molecules (MHC Class I and MHC Class II) with different tissue dis$
Ian A. York
york at mbcrr.dfci.harvard.edu
Wed Sep 28 11:39:13 EST 1994
[Ephraim asked about tissue distribution of MHC class I and II
molecules and Ian replied -]
> Ephraim, this is due to the completely different functions of the MHC
> molecules. Since MHC class I scan the intracellular mileau for viruses
> or other intracellular parasites, which can hit most cell types, they
> need to be on most cell types. The class II molecules scan extracellular
> media, so they are, in a sense, linked to anything else in contact with
> the extracellular medium (with distance limits, of course). Therefore
> they can occur on intermittent cell types and still check the body as a
[To which Ephraim replied]
Thank you for your reply. However, it begs the question of why not have
one class of MHC molecule that presents both endogenous and exogenous
antigens and which is expressed by all cells of the body? Why should MHC
Class II be constitutively expressed by some cells (dendritic cells, B
cells, thymic epithelium) but be inducible on nearly all others?
[To which I in turn reply - ]
That's a somewhat more difficult question. Clearly class I and class II
can coexist on the same cell - macrophages and B cells have both.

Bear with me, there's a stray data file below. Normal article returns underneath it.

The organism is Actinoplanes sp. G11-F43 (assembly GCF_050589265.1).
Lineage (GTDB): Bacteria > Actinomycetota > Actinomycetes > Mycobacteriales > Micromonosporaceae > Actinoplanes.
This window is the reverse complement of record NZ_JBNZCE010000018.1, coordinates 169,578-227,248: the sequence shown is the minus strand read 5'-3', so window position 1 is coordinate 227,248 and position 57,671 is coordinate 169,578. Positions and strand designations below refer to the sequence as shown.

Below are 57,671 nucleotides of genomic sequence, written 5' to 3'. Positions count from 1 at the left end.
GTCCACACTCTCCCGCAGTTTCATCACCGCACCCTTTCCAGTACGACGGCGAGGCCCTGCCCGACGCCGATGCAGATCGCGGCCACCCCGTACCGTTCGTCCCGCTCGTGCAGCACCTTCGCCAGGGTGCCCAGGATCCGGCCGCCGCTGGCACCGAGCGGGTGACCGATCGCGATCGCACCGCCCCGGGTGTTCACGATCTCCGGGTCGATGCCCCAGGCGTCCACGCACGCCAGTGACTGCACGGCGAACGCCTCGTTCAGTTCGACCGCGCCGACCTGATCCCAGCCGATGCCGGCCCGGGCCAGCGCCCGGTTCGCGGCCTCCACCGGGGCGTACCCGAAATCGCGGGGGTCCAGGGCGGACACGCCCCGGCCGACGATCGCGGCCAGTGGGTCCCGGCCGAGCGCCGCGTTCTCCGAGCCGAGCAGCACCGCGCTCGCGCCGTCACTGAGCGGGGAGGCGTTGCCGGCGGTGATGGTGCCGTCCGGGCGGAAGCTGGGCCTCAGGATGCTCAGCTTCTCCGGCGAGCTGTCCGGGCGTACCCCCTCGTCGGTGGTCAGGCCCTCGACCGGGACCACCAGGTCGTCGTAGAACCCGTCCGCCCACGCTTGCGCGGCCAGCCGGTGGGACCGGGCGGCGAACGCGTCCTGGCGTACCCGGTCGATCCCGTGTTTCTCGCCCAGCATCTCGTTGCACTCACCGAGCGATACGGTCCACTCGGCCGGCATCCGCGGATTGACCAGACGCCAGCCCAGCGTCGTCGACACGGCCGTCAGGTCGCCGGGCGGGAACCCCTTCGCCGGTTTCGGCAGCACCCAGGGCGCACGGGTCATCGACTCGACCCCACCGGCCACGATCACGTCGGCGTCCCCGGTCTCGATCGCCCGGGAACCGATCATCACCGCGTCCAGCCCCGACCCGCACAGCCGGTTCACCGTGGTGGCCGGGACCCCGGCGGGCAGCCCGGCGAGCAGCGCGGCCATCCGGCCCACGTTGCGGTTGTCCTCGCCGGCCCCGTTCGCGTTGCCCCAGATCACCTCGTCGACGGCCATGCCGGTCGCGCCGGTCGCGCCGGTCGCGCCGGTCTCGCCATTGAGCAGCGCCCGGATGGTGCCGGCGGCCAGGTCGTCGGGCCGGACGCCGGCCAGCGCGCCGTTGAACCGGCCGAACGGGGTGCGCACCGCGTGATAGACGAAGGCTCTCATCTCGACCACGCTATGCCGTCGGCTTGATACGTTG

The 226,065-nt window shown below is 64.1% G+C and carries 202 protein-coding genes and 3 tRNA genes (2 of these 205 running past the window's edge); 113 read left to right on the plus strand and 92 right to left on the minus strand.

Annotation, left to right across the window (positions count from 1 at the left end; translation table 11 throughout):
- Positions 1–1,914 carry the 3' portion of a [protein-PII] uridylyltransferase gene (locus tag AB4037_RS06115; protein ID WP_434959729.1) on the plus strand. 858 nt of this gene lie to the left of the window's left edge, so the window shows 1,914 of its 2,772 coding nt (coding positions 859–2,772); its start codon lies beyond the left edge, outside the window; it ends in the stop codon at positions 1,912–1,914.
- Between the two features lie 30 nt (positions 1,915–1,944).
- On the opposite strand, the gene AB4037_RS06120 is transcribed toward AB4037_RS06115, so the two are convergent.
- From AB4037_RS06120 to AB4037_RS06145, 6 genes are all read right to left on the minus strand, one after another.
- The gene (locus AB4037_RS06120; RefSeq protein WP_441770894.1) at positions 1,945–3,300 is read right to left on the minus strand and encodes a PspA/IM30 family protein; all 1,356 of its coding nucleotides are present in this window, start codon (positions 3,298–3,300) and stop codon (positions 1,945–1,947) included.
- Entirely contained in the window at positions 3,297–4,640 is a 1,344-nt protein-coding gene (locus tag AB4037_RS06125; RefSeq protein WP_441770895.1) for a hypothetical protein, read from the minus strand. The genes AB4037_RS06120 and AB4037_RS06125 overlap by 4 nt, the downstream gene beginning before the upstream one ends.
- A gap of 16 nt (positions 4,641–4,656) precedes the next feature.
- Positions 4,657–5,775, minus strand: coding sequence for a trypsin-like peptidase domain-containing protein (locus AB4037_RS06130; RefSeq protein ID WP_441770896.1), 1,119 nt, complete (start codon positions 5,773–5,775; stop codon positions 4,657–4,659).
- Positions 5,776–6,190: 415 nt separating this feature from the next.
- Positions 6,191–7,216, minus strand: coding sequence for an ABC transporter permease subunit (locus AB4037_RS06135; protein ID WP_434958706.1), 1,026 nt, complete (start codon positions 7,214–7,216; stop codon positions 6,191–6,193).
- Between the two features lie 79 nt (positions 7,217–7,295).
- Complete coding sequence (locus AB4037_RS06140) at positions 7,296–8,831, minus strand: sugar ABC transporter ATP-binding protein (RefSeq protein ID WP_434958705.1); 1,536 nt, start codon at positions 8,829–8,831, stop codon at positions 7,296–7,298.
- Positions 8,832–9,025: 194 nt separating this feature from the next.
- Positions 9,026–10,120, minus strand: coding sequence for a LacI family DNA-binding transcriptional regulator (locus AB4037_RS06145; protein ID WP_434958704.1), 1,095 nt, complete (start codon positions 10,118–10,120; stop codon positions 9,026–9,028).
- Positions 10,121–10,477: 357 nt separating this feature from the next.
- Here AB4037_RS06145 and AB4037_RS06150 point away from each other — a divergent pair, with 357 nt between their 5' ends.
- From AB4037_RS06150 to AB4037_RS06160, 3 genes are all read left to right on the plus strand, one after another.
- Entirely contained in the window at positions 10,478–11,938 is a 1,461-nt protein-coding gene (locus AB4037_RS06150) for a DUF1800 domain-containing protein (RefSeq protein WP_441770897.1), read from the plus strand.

However, I think the explanation is that the target cells for class I are
passive - they are done upon by the CTL. In contrast in a class II
interaction the presenting cell is an active partner as a rule (cytokine
release etc.) This implies a degree of specialization of the cell. Joe
Somatic Cell is already specialized for some function and it is more
energy efficient to have specialized survey cells do the class II work.
These cells can also be more phagocytic than are general somatic cells.
A number of labs have shown that, in vitro, transfecting in class II
proteins can turn ordinary cells into class II APCs - it's been done with
fibroblasts, COS, and L cells that I know of - but the ability to present
in vitro to a specific APC doesn't mean that these cell lines would be
either functional or useful, or perhaps actively harmful (tolerogenic?)
Hope this helps.
Ian York (york at mbcrr.harvard.edu)
Dana-Farber Cancer Institute, 44 Binney St., Boston MA 02115
Phone (617)-632-4328 Fax (617)-632-2627
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